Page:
Marcos Jr. says family history with US won't affect his foreign policy if elected president | Inquirer News

Marcos Jr. says family history with US won’t affect his foreign policy if elected president

By: - Reporter / @DYGalvezINQ
/ 06:30 PM January 25, 2022
Imelda Marcos

FILE PHOTO: The family of the late dictator Ferdinand Marcos led by wife Imelda Marcos during a ceremony of his burial at the Heroes’ Cemetery in Taguig City on Friday, November 18, 2016. Despite growing opposition, after the Supreme Court ruled that one of Asia’s most infamous tyrants can be entombed in the hallowed grounds, Marcos was buried Friday at the country’s heroes’ cemetery in a secrecy-shrouded ceremony which opponents said mocked the democratic triumph won when a “people power” revolt ousted him three decades ago. Photo provided by Jun Gudoy from the Office of then Ilocos Norte Gov. Imee Marcos via AP

MANILA, Philippines — Ferdinand Marcos Jr. on Tuesday said his family’s history with the United States (US) will not influence his foreign policy should he win as president in the elections this May.

“‘Yung hindi magandang karanasan sa US, walang kinalaman ‘yan sa foreign policy. Hindi kasama ‘yan sa magiging pag-iisip kung paano ia-approach ‘yung foreign policy,” he said in an interview over DZRH.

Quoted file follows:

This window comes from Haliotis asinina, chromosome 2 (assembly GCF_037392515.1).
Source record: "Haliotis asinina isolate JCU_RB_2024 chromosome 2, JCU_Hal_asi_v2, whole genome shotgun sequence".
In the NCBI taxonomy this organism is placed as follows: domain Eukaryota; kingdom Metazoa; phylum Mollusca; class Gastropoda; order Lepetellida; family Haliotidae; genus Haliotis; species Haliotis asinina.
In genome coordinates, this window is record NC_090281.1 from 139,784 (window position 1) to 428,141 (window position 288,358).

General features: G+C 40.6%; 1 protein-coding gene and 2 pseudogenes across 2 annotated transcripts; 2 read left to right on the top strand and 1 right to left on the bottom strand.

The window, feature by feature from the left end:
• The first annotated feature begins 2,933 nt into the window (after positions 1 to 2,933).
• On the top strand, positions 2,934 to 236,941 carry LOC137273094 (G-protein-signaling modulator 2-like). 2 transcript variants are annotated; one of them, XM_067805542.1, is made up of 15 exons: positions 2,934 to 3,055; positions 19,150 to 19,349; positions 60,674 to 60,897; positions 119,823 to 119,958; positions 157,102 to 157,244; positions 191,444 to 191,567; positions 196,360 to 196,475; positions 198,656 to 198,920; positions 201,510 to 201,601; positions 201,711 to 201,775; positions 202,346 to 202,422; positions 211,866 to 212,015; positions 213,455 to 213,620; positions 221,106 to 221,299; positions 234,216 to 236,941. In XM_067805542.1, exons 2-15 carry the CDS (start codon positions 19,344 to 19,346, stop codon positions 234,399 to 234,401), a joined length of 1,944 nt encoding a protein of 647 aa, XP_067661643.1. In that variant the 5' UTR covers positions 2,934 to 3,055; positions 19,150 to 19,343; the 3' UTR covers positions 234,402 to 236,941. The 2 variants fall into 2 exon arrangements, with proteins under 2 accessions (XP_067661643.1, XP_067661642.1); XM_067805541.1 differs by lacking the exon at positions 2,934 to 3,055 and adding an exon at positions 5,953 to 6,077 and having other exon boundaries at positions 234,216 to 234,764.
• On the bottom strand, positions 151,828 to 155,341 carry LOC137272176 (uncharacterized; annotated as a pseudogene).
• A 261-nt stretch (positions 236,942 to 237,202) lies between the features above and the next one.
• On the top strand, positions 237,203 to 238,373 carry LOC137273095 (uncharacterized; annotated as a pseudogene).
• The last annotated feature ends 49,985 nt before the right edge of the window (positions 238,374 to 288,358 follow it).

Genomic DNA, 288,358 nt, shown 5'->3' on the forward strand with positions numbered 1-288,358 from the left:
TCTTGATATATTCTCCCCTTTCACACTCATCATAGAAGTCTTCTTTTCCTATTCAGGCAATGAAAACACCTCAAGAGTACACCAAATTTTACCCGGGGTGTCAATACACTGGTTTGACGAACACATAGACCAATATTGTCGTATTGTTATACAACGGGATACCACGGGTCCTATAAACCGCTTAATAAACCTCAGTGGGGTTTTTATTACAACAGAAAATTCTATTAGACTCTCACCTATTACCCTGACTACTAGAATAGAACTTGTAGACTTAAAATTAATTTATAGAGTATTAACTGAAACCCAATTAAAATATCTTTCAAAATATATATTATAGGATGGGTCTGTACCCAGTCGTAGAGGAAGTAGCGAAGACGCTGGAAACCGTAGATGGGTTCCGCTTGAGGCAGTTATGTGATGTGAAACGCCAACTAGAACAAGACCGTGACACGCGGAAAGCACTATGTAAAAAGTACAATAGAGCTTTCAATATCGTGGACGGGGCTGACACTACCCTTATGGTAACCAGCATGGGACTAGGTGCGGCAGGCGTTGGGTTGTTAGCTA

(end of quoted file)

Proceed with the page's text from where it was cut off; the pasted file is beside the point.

(Our not-so-good experience with the US will have nothing to do with foreign policy. This will not be included in the logic on how to approach foreign policy.)

He also said he will not subscribe to the old “cold war mentality” where the world is divided into “spheres of influence of superpowers.”


“We have to create our own foreign policy. Isipin natin (We’d think) what is in the national interest,” Marcos Jr. said.

In 2012, A US Court of Appeals for the Ninth Circuit handed down a contempt judgment against Marcos Jr., his mother Imelda, and the estate of Ferdinand Marcos for violating an injunction that barred them from dissipating assets of the estate.

The contempt award meant that the Marcoses would not be allowed to set foot on any US territory.

READ: What Went Before: The $35M claim on alleged Marcos wealth

The judgment amounting to $353.6 million is believed to be the largest contempt award ever affirmed by an appellate court.

READ: Award to martial law victims executory – US court

Thousands of martial law victims also won a class action lawsuit for human rights violations against the estate of dictator Ferdinand Marcos in Hawaii in 1986, where they were awarded close to $2 billion.

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TAGS: Family, Foreign policy, History, Marcos, US
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